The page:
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INTERVIEW WITH AN EMBROIDERER; Diana Springall by Sue Prichard PDF 

 

This interview is posted on the Victoria and Albert Museum website  http://www.vam.ac.uk/ and is part of a series of "Interviews with Embroiderers" which is located in the Textiles home page entered through Collections home page through the websites main Menu

It has been made available here with permission from Diana Springall 

Dianna Springall

Diana Springall at work. photo by James Morton-Robertson

INTERVIEWS WITH EMBROIDERERS from the A&V Museumwebsite

Diana Springall is amongst the most well-known of all British textile artists. Her work is found in many private and public collections, including the Embroiderers' Guild and the Victoria and Albert Museum. In a career spanning over forty years, she has devoted more than half to full-time teaching and lecturing. She was for many years a panel lecturer at the Victoria and Albert Museum, is a former chairman of both The Embroiderers' Guild and The Society of Designer Craftsmen, and is a Fellow of the Royal Society of Arts. She has written five books on the subject of embroidery: Canvas Embroidery (Batsford), Embroidery (for BBC ), Twelve British Embroiderers (Gakken Tokyo), Design for Embroidery (Pelham) and Inspired to Stitch -21 Textile Artists (A&C Black).

 

Panel for entrance foyer, Dai-Ichi Kangyo Bank, London
Panel for entrance foyer, Dai-Ichi Kangyo Bank, London, Diana Springall 1989 Hand-tufted yarns and hand-applied covered piping cords width 500 cm x height 200 cm  © Diana Springall


Did you undertake formal training in college or within the industry, or did you find your ways into embroidery via a different route?


The route was through Fine Art at Goldsmiths' College School of Art 1956-60 specialising in Painting.
Formal embroidery classes were undertaken in the evenings during the Painting years and again as one of the selection of pre-requisite 'craft' subjects on the Art Teachers' Certificate year. The embroidery department at the art school at Goldsmiths' College, the first to achieve validation for Embroidery at NDD level, was led by the legendary figure Constance Parker (née Howard) between 1954 and 1975.

As a child, embroidery and knitting were as familiar as writing. Born in India to a mother who was a wonderful needlewoman, and in the absence of schooling , her skills were imparted at the nursery table to be overseen by both an ayah and governess. Boarding school in England from the age of nine progressed this endeavour.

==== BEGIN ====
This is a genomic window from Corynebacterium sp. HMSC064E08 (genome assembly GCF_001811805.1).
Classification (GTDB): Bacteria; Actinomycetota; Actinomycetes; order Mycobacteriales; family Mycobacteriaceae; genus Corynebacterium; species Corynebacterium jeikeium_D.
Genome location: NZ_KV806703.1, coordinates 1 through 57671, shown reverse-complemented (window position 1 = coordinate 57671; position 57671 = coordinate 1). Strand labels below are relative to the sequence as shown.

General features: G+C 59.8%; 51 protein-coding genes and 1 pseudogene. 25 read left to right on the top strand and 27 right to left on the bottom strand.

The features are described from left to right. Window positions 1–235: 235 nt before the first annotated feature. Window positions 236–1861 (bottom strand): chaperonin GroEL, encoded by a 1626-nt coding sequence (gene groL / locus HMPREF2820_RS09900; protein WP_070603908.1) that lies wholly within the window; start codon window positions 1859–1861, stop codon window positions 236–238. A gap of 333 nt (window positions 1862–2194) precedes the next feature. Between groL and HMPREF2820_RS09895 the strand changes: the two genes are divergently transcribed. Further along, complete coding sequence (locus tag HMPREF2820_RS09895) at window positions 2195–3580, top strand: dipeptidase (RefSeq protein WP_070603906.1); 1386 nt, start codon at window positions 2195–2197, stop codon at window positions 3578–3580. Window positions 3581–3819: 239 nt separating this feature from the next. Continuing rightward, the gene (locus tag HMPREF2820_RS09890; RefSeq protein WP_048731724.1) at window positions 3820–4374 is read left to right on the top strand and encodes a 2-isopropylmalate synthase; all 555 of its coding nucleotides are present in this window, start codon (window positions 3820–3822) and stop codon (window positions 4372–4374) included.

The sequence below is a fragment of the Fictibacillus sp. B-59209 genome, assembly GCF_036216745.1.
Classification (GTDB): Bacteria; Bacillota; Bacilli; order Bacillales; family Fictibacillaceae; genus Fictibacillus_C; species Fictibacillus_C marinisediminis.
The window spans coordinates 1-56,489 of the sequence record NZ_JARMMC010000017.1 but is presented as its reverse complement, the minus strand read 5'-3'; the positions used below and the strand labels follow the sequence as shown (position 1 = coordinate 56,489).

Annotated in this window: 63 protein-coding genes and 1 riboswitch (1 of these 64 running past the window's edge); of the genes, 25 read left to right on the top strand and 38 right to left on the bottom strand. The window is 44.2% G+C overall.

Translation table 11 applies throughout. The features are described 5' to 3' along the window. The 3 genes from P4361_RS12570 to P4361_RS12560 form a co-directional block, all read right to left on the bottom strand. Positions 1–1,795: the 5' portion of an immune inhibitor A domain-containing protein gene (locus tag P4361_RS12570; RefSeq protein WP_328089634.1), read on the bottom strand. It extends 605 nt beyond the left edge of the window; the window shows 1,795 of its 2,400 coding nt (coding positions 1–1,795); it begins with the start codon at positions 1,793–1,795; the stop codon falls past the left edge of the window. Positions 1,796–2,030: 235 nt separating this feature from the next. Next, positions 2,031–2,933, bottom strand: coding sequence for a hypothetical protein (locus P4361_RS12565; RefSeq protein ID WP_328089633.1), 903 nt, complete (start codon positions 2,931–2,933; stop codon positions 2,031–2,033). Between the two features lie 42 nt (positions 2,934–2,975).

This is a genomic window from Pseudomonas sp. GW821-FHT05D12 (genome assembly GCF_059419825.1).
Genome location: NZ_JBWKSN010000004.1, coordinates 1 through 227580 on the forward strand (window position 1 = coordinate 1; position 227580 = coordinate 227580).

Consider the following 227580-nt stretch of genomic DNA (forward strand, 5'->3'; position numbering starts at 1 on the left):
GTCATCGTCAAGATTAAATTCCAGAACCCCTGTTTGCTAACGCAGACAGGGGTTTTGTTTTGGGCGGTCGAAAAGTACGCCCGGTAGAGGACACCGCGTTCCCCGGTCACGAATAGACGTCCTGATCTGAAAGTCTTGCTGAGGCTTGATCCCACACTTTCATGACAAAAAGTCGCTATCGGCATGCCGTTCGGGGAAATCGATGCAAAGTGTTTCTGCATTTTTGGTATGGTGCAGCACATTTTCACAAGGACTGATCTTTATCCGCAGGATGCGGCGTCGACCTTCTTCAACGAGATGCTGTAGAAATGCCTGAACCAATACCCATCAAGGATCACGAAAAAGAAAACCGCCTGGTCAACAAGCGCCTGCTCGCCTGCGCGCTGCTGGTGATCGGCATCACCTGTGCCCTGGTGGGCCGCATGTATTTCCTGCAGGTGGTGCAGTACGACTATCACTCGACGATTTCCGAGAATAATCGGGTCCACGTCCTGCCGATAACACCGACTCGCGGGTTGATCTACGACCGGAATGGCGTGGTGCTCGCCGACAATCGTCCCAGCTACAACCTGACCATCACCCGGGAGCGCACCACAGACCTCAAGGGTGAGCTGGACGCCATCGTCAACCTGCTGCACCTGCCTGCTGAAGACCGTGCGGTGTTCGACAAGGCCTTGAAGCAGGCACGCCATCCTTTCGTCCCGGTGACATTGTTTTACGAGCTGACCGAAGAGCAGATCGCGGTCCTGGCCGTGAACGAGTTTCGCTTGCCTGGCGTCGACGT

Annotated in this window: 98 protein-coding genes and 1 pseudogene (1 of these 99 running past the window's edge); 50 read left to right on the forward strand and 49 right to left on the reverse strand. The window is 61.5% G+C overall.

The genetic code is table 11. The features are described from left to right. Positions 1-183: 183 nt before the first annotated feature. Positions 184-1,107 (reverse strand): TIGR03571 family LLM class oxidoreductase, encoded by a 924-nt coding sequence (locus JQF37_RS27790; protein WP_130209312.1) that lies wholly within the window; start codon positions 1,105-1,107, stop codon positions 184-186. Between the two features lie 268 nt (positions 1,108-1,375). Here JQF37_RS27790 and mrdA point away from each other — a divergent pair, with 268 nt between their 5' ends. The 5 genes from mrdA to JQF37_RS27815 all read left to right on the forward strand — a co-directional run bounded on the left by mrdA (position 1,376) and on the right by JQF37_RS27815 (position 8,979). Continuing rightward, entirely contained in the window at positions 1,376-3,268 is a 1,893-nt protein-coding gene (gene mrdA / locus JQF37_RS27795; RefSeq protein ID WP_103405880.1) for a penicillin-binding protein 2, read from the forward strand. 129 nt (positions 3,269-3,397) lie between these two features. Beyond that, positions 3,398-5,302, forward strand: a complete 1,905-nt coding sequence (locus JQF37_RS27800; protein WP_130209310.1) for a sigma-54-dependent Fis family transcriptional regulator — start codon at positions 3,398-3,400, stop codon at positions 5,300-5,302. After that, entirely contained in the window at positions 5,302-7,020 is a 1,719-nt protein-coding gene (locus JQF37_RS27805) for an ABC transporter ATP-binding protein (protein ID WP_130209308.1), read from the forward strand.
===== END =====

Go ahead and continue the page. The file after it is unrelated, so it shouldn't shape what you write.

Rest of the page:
Hoffman tufted carpet depicting chickens & ducks Diana Springall
 Hoffman tufted carpet depicting chickens & ducks, Diana Springall 1998, width 240 cm x height 240 cm © Diana Springall

How would you describe your work and your position within the world of embroidery?

Teacher, Lecturer, Author and Practitioner (designer-maker) and a contributor - hopefully one experienced enough to be enabling and supporting others.

What type of material do you prefer to use?

All kinds of fabric and thread depending on the requirement of the work in hand. Techniques vary from various types of hand stitchery in cotton, wool or silk (particularly for group and community projects of which I have done many) to machine. Various loop pile techniques either with a Hoffman gun for carpets or a hand operated tool for smaller projects. Appliqué, patchwork and low -relief felt surfaces.

 Altar frontal for RAF College Cranwell

 Altar frontal for RAF College Cranwell, 1990, Altar frontal for RAF College Cranwell Diana Springall 1990, silk appliqué by machine, width 250 cm x length 100 cm., Diana Springall, Made for the 50th anniversary of the Battle of Britain

What would you like to make that you haven't so far?

I would love to run a regular centre / workshop, in my area, for young people to learn a skill that leads to the enjoyment of creating and making applied art - something they could sell - something that would give them a direction if they were not involve d in sport, music and other arts - something that gives them pleasure and keeps them away from materialism and drugs.

What inspires and influences the designs you create for your work?

Undoubtedly the client in the case of commissioned work. I gain a great deal of satisfaction from work that involves problem solving in response to a brief.

For my speculative work I am motivated by colour, texture and line that I have perceived in things around me. Drawing and painting remain fundamental to my making.

 

pair of hangings fro West Central Synagogue, London 1997

Pair of hangings for West Central Synagogue, London, diana Springall 1997 Width 60 cm x height 210 cm © Diana Springall

The design features an interpretation of Exodus 25 verse 20; 'And the cherubim shall spread out their wings on high, screening the ark-cover with their wings, with their faces one to another; toward the ark-cover shall the faces of the cherubim be'.

 


See more of Diana Springall's work on the Axis website.

Diane Springall http://www.dianaspringall.co.uk/index.html

Diana Springall  A Brave Eye by June Hill. To be published in September by A&C Black  £24.99 

to read other interviews vist the V&A website

INTERVIEWS WITH EMBROIDERERS from the A&V Museum website 

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